Nearly two-thirds of high-net-worth individuals globally expect their wealth management relationship to be mainly or entirely digital in the future, according to a report from Capgemini, a consultancy, and Salesforce, a major CRM provider.
The wealth management industry, however, lags other industries in financial services such as insurance and retail banking, and clients expect them to catch up, the report said.
The report said future digital demand comes from both those with relatively modest wealth, $1 million to $5 million, and those with more than $20 million in investable assets, and is especially true for high-net-worth people under age 40.
According to Capgemini research, face-to-face interactions continue to be important to clients, but this preference will fade as the new generation of clients comes to the fore.
This is already happening. Many wealthy individuals strongly prefer digital channels over direct ones to execute transactions and transfer funds between accounts.
The same holds true for receiving information, where the biggest preference is for using websites rather than direct contact to download research and education, access news and content, search for products, services and investments, and evaluate portfolio information and performance.
Direct contact still holds sway — though barely — when it comes to obtaining advice and service from wealth managers; engaging with several experts at the same time, for example, in a financial planning discussion; and conducting general communications with the wealth manager, including document exchange and portfolio reviews.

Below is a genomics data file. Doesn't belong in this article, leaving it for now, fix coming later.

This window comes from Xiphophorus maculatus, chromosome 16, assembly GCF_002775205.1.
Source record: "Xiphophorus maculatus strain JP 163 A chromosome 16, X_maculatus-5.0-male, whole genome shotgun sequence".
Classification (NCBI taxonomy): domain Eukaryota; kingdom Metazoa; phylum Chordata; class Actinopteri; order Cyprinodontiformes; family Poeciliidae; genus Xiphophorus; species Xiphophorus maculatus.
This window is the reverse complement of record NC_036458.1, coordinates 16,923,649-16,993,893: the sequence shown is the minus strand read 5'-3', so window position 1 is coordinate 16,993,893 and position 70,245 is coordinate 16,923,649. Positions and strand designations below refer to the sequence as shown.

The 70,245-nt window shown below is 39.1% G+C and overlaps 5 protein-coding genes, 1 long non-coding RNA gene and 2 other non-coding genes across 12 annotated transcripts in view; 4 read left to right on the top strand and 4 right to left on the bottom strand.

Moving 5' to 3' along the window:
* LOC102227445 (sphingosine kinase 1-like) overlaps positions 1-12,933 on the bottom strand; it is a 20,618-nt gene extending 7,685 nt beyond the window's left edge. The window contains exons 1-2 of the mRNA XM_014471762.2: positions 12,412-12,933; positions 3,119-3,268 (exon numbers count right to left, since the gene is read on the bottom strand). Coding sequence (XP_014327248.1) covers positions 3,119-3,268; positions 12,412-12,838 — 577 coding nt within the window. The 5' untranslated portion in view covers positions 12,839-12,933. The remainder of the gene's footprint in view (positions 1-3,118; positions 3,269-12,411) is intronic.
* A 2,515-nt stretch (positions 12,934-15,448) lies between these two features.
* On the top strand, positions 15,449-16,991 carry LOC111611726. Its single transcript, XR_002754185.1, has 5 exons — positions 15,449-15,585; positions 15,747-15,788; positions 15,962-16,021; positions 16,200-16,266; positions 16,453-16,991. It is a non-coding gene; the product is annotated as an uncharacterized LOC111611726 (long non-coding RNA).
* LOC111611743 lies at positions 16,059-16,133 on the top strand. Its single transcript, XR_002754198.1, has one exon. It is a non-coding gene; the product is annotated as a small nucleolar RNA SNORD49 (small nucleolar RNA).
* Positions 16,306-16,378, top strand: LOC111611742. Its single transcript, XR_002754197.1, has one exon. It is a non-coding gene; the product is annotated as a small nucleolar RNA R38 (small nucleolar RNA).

Time to Catch Up
What are the risks for wealth managers of not getting digital right?
On the client side, significant attrition. Sixty-six percent of high-net-worth individuals globally surveyed in the first quarter would be inclined to leave a wealth manager because of lack of integration across personal, phone and digital channels, including 87% of Latin Americans, 63% of Europeans and 56% of North Americans.
Likewise, two-thirds of respondents across all wealth bands and age groups expressed a propensity to leave, including 80% of people under age 40.
Capgemini projected that, in a worst-case scenario, client departures would cost wealth managers and firms a whopping 56% of their net income. It softened this by saying attrition would play out over time — and very few firms would fail to take some action.
Besides client attrition, firms are also at risk of losing wealth managers.
A year ago, some 50% of wealth managers told Capgemini researchers they would leave their firm in the short term, and related findings showed that two-thirds of high-net-worth clients would be likely to follow their wealth managers to the new employer.
How can firms arrest these defections? The report said one way was to focus on wealth managers’ emerging digital demand.
Only slightly more than half of managers purported to be at least somewhat satisfied with their digital capabilities, such as real-time access to client profiles, market information and advisor desktops with all applications on a single platform.
Only 24% said they were satisfied or extremely so, “implying very significant correlation between digital capability and wealth manager attrition risk,” according to the report.
Capgemini’s research showed that wealth managers who were likely to leave their firms in the next six to 12 months were 19 percentage points less digitally satisfied than those who were unlikely to leave their firms.
— Check out Salesforce Releases Cloud CRM for Wealth Managers on ThinkAdvisor.